When Hannah Clarke had a young student arrive in her class from the Nauru detention centre in 2019, it was an experience she was totally unprepared for. “He was extremely traumatised. At first, it was heartbreaking to see him with kids his age,” she says.
“I’m used to teaching kids to read and write. He had never played with Lego; he had never done a puzzle. It was a big adjustment for him.”
Hannah says her primary school in the inner-western suburbs of Melbourne provided the student and his family with a lot of support to eventually thrive and become an established part of the school community.
“The school yard was really daunting for him, we had to get him used to one area of the playground for a week, then get him used to another part of the playground. He had been used to having nowhere to go and nothing to do,” she says.
“Watching him become part of the community and seeing the other parents take the whole family on board and develop their support system was great. The family was getting over things – healing from the trauma of Nauru.”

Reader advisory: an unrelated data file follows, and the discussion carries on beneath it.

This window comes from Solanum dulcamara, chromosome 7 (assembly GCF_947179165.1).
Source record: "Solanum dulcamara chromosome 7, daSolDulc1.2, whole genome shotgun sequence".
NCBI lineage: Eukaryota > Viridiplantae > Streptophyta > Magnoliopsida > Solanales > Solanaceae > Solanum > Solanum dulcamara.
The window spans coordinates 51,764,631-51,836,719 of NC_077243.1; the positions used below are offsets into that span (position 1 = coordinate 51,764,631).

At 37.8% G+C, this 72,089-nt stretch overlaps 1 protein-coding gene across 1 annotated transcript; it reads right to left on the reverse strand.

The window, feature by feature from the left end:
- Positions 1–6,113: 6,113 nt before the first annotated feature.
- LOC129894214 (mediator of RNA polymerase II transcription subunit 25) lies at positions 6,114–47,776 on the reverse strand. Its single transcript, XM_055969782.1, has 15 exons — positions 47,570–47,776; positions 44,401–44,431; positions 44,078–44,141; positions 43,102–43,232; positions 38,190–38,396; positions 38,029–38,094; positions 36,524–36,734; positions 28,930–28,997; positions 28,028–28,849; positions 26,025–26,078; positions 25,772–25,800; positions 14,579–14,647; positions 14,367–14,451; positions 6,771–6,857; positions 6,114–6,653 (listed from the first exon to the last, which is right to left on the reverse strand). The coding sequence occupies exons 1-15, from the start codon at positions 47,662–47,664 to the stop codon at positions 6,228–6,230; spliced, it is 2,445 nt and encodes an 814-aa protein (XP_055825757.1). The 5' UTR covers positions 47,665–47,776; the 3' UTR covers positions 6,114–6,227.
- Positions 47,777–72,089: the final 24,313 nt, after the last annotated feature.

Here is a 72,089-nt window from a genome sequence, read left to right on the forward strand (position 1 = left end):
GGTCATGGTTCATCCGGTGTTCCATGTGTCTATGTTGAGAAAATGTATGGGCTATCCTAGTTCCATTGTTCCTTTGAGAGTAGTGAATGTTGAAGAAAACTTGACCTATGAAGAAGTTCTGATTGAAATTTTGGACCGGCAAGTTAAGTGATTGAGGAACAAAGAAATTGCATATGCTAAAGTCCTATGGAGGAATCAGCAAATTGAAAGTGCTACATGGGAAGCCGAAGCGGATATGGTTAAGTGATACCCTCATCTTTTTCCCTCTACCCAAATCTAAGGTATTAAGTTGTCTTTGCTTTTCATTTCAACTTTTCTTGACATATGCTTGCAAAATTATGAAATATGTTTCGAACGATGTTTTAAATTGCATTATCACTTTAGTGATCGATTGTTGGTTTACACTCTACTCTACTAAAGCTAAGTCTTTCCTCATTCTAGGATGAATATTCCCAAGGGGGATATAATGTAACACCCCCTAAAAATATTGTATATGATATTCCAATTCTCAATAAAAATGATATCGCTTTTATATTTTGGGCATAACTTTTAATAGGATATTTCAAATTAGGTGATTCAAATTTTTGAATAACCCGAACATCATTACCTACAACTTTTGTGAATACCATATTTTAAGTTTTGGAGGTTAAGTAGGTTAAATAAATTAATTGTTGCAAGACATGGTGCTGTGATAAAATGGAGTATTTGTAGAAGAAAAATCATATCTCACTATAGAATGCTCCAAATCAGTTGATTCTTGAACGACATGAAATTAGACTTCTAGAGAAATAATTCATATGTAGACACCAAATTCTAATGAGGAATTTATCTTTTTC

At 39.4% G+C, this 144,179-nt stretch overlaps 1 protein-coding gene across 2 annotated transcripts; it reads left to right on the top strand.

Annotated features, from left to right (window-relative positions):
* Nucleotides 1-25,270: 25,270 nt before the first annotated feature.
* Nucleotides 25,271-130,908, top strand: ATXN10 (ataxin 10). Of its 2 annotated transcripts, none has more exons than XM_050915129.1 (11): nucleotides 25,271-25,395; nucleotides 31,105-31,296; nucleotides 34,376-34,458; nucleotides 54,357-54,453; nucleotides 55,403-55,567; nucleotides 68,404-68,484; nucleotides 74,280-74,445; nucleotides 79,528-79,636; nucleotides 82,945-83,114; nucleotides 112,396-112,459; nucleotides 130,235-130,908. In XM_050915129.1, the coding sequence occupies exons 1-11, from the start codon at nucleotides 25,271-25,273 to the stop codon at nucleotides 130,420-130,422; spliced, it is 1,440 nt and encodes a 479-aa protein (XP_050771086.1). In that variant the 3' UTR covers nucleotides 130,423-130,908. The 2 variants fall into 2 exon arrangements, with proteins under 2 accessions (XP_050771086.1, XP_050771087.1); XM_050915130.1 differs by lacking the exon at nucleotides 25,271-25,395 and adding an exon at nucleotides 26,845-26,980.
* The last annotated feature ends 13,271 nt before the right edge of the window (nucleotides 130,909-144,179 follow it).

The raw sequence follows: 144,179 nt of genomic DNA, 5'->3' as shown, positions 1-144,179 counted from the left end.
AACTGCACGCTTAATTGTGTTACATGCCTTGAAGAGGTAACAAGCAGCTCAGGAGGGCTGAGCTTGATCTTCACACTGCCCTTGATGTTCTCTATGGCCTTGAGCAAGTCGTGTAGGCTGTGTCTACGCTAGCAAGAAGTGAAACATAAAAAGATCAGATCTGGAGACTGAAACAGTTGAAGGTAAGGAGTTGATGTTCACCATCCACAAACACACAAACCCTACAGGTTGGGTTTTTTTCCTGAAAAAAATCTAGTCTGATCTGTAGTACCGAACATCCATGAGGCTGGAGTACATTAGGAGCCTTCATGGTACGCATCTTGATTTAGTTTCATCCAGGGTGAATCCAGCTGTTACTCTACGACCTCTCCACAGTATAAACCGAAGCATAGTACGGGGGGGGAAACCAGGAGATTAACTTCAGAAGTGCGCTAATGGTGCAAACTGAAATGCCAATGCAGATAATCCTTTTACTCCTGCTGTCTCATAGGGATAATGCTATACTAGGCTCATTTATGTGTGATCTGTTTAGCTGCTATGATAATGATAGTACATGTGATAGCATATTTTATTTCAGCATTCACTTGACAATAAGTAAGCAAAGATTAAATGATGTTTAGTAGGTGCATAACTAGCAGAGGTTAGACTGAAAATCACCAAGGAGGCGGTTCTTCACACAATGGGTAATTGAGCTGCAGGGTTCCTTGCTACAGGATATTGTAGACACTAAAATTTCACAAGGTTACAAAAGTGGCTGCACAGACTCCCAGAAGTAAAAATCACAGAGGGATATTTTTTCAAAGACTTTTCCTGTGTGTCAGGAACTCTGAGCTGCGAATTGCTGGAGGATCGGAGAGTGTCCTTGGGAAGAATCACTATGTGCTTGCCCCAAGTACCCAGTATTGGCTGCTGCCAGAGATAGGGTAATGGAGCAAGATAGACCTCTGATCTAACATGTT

But then, last year, the support system and community safety net they had worked so hard to establish was uprooted when the family’s visa was changed. They lost their supported accommodation and had to move further out west to a place they could afford.
“He has had to move school and it was quite traumatic for him to have to move again,” Hannah says of her student. “He was doing really well, but the idea of moving school was a real trigger for him. The school had become a safe place.”